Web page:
Scaling Two Proven Practices that are Making Positive Impacts
Dear Friends –
At the meeting of the All Hands Raised Partnership Council earlier this month, partners provided insights to move grassroots-driven proven practices to scale. The DNA of the Partnership’s work has always been about keeping kids at the center while empowering partners on the ground—teachers, counselors, mentors, and others—to test and measure practices and connect across buildings and organizations to align their efforts. All effective movements that improve culture and systems for the long run are informed by innovation and action on the ground rather than by traditional top-down mandates.
The Council focused its time on two proven practices that are ripe for sharing across schools communities:
- Integrating college financial aid supports into high school class time
- Building positive middle school culture through a start of day “homeroom” to reduce exclusionary discipline
First, they explored the work to improve post-secondary access by raising rates of completion of federal and state financial aid forms—the FASFA and ORSAA. Why focus here? FAFSA completion is one of the strongest predictors that students will actually enroll in college.
As a result of the hard work of teams in our partner high schools, Multnomah County has seen a 13 percentage point gain in FAFSA completion rates. This increase is fueled by the creation of:
- Professional learning communities, facilitated by All Hands Raised, where FAFSA completion strategies are shared.
- “How To Guides” for implementing practices that work.
- A data dashboard sent to every high school principal in Multnomah County twice a month creating momentum and transparency.
- A dedicated “FAFSA Champion” in every school community to advance the work.
The most compelling and impactful practice to emerge is setting aside class time in the fall for every senior to have dedicated support to understand and complete the FAFSA. High schools that offer in-class support to ALL seniors have a completion rate that is 7 percentage points higher than schools who offer no in-class support or only offer it to some seniors.
The Council also heard about the work happening to improve school culture and reduce exclusionary discipline at three partner middle schools: Centennial, George (PPS) and Reynolds.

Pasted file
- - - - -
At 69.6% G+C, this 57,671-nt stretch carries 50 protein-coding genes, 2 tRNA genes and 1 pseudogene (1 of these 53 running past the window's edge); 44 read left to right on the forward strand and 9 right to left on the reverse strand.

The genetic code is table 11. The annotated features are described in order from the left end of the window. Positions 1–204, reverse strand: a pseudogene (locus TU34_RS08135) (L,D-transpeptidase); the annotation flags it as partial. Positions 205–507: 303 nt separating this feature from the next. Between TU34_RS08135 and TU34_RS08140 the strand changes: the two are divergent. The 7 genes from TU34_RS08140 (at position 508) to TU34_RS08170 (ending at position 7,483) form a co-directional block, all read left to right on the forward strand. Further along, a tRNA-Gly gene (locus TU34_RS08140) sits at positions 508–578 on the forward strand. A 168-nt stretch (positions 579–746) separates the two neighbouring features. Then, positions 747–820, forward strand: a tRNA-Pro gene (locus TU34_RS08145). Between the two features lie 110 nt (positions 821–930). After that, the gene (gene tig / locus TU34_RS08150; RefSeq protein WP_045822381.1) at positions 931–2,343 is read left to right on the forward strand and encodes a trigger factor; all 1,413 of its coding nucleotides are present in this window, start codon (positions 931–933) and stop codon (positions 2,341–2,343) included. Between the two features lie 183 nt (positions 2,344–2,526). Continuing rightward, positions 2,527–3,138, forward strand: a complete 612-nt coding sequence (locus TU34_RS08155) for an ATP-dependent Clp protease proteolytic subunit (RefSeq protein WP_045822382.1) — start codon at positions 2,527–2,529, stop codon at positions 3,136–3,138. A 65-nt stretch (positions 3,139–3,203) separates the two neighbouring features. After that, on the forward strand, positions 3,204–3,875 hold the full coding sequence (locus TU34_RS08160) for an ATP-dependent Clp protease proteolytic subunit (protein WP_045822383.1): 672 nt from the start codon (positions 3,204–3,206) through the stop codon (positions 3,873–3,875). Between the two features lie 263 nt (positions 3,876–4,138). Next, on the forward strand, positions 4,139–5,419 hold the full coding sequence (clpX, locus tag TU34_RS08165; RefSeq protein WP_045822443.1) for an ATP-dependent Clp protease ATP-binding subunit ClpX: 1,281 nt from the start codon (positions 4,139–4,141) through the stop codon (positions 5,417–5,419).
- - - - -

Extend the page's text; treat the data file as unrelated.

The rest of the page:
Frank Caropelo, Deputy Superintendent of Reynolds School District and Mark Jackson, Executive Director of REAP, Inc., who co-chair the Partnership’s Equity in School Discipline Leadership Group, shared data and insights emerging from the implementation of morning homeroom/advisory periods. This non-academic time focuses on relationships and community building, which is critical for middle school students—recent surveys of Oregon teens found that 50-60% of middle school students report feeling a sense of belonging at school, compared with 70-85% of high schoolers.
After implementing an advisory period at Reynolds Middle School, the school saw a 21% overall reduction in behavior referrals, and a 22% reduction for students of color, who make up 74% of the student population. The team at Reynolds shared what they were learning with the team at George Middle School last spring, who as a result significantly adjusted its advisory period for the current school year. Since that time, George has experienced a 57% reduction in both overall behavior referrals and referrals for students of color, who make up 81% of the student population. Based on this success, and with the support of district leadership, this fall Centennial Middle School will begin implementing a morning advisory period. This is what we mean when we say, “scaling practice from the ground up.” This is also an example of what the Partnership is doing to create change by aligning resources.
Mark Jackson, Executive Director at REAP, shared: “As a black man, I am optimistic about this work. This is a proactive approach that disrupts the status quo in order to build stronger school communities. We have spent enough time focusing on what hasn’t worked, it’s time to focus on what does.”
The improvements we are seeing in FAFSA completion rates and disproportionate discipline are milestones in our shared work to improve outcomes for our kids. Our community is developing complex local solutions for complex local problems. This is what it means to put the needs of kids at the center.